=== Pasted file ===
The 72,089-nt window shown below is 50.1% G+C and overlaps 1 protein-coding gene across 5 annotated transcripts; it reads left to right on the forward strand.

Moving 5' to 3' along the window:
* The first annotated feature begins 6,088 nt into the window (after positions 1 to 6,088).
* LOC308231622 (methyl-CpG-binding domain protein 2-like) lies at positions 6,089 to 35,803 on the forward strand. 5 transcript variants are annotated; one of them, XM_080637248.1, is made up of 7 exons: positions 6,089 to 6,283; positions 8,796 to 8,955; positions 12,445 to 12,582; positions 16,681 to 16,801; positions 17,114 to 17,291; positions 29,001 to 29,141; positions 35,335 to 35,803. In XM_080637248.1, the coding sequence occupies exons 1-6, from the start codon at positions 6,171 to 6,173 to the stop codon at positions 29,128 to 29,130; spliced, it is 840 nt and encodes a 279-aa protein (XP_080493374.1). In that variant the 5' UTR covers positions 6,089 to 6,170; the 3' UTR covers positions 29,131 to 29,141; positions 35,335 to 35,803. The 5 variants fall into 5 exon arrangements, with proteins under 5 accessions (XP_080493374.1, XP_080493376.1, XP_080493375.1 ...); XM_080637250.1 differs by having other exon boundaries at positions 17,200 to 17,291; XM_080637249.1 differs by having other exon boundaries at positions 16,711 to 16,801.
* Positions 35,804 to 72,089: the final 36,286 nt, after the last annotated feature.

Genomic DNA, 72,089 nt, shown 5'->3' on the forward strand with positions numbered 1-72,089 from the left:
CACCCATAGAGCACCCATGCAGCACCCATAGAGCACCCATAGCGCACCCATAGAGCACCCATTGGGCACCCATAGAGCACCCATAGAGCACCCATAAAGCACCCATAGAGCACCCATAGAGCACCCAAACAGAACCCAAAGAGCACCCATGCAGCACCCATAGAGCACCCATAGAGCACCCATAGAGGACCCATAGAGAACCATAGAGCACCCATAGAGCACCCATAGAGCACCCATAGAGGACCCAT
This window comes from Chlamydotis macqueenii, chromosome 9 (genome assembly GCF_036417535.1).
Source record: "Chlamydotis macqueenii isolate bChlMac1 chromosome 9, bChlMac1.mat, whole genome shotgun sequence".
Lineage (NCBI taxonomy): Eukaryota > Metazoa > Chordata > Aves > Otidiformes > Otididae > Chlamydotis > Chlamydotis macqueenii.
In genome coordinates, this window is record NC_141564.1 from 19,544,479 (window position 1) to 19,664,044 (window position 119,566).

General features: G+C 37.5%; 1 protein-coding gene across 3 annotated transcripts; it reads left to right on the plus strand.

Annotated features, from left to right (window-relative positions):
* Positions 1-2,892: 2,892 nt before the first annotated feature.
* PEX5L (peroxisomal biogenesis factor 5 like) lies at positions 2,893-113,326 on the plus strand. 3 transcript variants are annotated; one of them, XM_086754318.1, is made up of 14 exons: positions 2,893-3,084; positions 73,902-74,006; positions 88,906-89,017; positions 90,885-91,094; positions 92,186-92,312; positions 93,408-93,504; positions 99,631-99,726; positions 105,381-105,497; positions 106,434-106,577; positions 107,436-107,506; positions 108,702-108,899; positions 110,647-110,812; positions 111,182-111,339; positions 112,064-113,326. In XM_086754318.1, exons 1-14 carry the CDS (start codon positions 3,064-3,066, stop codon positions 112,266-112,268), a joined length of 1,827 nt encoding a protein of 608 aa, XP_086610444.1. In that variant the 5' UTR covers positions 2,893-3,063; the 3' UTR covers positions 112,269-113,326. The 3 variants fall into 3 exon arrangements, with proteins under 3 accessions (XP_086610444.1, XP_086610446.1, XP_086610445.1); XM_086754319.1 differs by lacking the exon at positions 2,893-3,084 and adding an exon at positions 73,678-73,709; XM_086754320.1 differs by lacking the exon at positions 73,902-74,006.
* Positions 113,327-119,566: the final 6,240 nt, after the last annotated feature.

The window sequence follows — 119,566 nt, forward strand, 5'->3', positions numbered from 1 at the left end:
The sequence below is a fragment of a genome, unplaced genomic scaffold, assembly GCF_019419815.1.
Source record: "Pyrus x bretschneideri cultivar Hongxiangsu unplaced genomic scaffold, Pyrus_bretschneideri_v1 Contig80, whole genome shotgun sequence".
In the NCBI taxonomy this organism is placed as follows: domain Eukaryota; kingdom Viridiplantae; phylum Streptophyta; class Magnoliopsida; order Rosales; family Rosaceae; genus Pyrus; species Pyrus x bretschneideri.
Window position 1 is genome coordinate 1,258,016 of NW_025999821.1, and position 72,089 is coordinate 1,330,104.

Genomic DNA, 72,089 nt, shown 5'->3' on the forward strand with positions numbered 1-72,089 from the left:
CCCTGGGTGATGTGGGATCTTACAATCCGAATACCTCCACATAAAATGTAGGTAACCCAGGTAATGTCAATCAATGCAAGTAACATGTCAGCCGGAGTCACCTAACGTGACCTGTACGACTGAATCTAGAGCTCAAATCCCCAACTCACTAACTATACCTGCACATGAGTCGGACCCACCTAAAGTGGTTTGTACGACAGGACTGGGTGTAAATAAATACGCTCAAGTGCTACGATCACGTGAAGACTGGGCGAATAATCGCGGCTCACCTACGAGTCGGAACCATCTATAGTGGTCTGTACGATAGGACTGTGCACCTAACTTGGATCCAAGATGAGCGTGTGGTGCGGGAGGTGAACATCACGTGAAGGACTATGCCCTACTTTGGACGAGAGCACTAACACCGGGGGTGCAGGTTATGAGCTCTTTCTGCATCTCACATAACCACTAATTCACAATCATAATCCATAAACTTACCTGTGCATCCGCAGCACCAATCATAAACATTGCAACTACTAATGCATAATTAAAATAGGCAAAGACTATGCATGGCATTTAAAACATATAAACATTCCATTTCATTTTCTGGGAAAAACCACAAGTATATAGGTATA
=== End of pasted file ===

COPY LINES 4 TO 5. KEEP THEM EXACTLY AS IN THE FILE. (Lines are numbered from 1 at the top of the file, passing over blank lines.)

* LOC308231622 (methyl-CpG-binding domain protein 2-like) lies at positions 6,089 to 35,803 on the forward strand. 5 transcript variants are annotated; one of them, XM_080637248.1, is made up of 7 exons: positions 6,089 to 6,283; positions 8,796 to 8,955; positions 12,445 to 12,582; positions 16,681 to 16,801; positions 17,114 to 17,291; positions 29,001 to 29,141; positions 35,335 to 35,803. In XM_080637248.1, the coding sequence occupies exons 1-6, from the start codon at positions 6,171 to 6,173 to the stop codon at positions 29,128 to 29,130; spliced, it is 840 nt and encodes a 279-aa protein (XP_080493374.1). In that variant the 5' UTR covers positions 6,089 to 6,170; the 3' UTR covers positions 29,131 to 29,141; positions 35,335 to 35,803. The 5 variants fall into 5 exon arrangements, with proteins under 5 accessions (XP_080493374.1, XP_080493376.1, XP_080493375.1 ...); XM_080637250.1 differs by having other exon boundaries at positions 17,200 to 17,291; XM_080637249.1 differs by having other exon boundaries at positions 16,711 to 16,801.
* Positions 35,804 to 72,089: the final 36,286 nt, after the last annotated feature.